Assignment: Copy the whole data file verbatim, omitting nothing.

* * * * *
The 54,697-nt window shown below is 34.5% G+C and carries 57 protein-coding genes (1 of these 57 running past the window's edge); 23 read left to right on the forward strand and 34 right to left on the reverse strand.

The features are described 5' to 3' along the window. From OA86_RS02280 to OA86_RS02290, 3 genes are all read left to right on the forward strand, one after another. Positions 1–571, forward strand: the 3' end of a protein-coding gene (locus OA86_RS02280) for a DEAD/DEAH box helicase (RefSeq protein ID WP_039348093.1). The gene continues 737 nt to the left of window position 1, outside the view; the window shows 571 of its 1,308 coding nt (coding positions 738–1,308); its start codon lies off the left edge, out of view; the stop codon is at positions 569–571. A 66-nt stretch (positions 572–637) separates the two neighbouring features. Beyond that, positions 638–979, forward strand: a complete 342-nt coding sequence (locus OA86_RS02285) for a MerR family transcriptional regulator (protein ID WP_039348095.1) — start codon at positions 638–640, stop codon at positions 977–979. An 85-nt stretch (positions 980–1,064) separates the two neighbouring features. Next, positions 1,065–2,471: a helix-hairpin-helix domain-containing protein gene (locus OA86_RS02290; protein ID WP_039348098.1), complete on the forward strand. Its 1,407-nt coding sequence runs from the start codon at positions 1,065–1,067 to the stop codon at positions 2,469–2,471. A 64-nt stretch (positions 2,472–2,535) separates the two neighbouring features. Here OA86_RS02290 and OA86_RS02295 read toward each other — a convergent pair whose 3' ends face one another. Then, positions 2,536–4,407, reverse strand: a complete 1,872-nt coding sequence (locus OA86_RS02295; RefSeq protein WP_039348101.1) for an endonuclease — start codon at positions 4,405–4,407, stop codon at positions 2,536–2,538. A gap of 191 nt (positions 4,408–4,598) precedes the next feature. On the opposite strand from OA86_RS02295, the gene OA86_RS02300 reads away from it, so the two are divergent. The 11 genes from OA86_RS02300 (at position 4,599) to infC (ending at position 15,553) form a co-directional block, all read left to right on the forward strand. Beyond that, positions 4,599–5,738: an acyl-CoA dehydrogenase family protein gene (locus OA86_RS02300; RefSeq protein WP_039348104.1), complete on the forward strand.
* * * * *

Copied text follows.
The 54,697-nt window shown below is 34.5% G+C and carries 57 protein-coding genes (1 of these 57 running past the window's edge); 23 read left to right on the forward strand and 34 right to left on the reverse strand.

The features are described 5' to 3' along the window. From OA86_RS02280 to OA86_RS02290, 3 genes are all read left to right on the forward strand, one after another. Positions 1–571, forward strand: the 3' end of a protein-coding gene (locus OA86_RS02280) for a DEAD/DEAH box helicase (RefSeq protein ID WP_039348093.1). The gene continues 737 nt to the left of window position 1, outside the view; the window shows 571 of its 1,308 coding nt (coding positions 738–1,308); its start codon lies off the left edge, out of view; the stop codon is at positions 569–571. A 66-nt stretch (positions 572–637) separates the two neighbouring features. Beyond that, positions 638–979, forward strand: a complete 342-nt coding sequence (locus OA86_RS02285) for a MerR family transcriptional regulator (protein ID WP_039348095.1) — start codon at positions 638–640, stop codon at positions 977–979. An 85-nt stretch (positions 980–1,064) separates the two neighbouring features. Next, positions 1,065–2,471: a helix-hairpin-helix domain-containing protein gene (locus OA86_RS02290; protein ID WP_039348098.1), complete on the forward strand. Its 1,407-nt coding sequence runs from the start codon at positions 1,065–1,067 to the stop codon at positions 2,469–2,471. A 64-nt stretch (positions 2,472–2,535) separates the two neighbouring features. Here OA86_RS02290 and OA86_RS02295 read toward each other — a convergent pair whose 3' ends face one another. Then, positions 2,536–4,407, reverse strand: a complete 1,872-nt coding sequence (locus OA86_RS02295; RefSeq protein WP_039348101.1) for an endonuclease — start codon at positions 4,405–4,407, stop codon at positions 2,536–2,538. A gap of 191 nt (positions 4,408–4,598) precedes the next feature. On the opposite strand from OA86_RS02295, the gene OA86_RS02300 reads away from it, so the two are divergent. The 11 genes from OA86_RS02300 (at position 4,599) to infC (ending at position 15,553) form a co-directional block, all read left to right on the forward strand. Beyond that, positions 4,599–5,738: an acyl-CoA dehydrogenase family protein gene (locus OA86_RS02300; RefSeq protein WP_039348104.1), complete on the forward strand.